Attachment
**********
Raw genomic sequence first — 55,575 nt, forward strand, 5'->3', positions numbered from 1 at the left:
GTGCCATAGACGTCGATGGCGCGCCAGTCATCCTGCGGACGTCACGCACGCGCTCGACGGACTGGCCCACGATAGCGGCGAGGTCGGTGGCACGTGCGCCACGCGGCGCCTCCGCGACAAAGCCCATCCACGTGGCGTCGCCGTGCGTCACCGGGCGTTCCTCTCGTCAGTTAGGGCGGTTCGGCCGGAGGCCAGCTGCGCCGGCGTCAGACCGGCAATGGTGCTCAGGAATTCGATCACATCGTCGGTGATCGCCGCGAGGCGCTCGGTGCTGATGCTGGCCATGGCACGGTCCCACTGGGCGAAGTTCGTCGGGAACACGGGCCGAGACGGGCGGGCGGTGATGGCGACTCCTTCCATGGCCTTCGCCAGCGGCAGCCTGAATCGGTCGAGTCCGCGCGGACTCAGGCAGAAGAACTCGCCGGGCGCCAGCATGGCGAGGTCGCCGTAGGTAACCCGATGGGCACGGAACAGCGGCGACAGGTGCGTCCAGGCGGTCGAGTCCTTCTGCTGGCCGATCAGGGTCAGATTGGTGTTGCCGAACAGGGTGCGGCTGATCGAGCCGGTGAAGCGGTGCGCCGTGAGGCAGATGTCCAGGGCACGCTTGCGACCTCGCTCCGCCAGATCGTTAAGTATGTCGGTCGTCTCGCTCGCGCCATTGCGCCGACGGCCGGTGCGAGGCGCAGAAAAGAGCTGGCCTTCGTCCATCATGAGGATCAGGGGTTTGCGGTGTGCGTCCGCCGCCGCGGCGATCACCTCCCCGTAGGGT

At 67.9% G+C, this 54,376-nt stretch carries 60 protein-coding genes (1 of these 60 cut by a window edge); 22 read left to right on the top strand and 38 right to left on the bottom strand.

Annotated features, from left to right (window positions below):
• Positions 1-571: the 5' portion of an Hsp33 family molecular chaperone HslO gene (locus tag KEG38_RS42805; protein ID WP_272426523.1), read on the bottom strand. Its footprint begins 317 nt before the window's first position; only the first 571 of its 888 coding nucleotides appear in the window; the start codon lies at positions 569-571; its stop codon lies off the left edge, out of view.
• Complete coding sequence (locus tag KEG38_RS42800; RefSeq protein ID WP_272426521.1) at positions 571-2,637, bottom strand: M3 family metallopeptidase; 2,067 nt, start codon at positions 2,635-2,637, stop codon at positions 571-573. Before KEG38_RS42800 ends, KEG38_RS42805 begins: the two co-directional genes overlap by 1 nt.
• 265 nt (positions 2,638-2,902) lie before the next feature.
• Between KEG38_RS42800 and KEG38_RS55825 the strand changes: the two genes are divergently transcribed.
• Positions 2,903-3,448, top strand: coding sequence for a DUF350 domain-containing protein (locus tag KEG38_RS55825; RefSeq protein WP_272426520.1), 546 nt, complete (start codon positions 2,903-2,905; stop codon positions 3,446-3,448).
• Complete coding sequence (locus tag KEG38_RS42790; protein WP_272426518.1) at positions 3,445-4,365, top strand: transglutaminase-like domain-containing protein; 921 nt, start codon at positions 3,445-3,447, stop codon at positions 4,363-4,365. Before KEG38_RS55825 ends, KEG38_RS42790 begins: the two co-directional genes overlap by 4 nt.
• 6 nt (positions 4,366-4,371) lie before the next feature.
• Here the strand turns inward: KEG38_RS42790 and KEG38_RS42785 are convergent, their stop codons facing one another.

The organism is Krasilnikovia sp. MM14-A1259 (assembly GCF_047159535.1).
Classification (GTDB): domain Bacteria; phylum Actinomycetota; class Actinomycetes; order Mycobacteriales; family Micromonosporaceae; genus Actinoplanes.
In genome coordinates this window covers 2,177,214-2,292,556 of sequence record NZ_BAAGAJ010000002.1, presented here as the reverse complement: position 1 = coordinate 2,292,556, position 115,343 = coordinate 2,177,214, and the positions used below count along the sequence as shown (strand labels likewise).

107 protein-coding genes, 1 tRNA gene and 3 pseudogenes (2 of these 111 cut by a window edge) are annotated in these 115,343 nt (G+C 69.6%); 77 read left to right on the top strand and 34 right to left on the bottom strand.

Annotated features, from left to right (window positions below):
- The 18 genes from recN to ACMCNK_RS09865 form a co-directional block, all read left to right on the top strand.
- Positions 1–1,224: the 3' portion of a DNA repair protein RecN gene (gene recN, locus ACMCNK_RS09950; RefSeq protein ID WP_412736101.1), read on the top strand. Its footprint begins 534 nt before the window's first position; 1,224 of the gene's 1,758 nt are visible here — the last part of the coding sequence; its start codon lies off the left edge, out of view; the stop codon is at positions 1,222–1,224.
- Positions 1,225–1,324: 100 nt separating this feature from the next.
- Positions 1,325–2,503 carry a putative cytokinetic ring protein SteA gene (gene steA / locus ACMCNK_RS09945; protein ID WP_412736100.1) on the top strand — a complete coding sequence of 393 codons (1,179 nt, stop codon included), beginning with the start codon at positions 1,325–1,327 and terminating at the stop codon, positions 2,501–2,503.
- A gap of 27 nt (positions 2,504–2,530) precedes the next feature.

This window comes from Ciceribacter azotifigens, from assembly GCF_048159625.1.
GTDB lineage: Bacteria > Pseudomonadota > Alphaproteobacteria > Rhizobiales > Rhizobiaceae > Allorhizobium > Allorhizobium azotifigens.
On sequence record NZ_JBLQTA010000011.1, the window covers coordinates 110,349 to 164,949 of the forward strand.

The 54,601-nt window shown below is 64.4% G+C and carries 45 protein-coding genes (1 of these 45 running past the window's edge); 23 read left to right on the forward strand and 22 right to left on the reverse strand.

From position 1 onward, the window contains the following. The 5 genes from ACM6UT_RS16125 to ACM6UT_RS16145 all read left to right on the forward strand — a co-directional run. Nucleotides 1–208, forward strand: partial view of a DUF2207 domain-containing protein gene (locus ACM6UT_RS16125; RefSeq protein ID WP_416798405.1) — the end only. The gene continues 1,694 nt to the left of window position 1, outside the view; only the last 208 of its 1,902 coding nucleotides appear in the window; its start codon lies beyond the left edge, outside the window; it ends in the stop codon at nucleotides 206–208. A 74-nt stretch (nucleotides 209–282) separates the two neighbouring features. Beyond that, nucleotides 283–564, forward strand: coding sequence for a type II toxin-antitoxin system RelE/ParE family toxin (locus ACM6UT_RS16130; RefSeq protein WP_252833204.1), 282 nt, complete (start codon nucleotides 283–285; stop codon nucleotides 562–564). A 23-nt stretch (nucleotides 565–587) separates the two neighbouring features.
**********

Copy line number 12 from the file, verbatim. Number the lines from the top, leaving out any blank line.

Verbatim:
• Here the strand turns inward: KEG38_RS42790 and KEG38_RS42785 are convergent, their stop codons facing one another.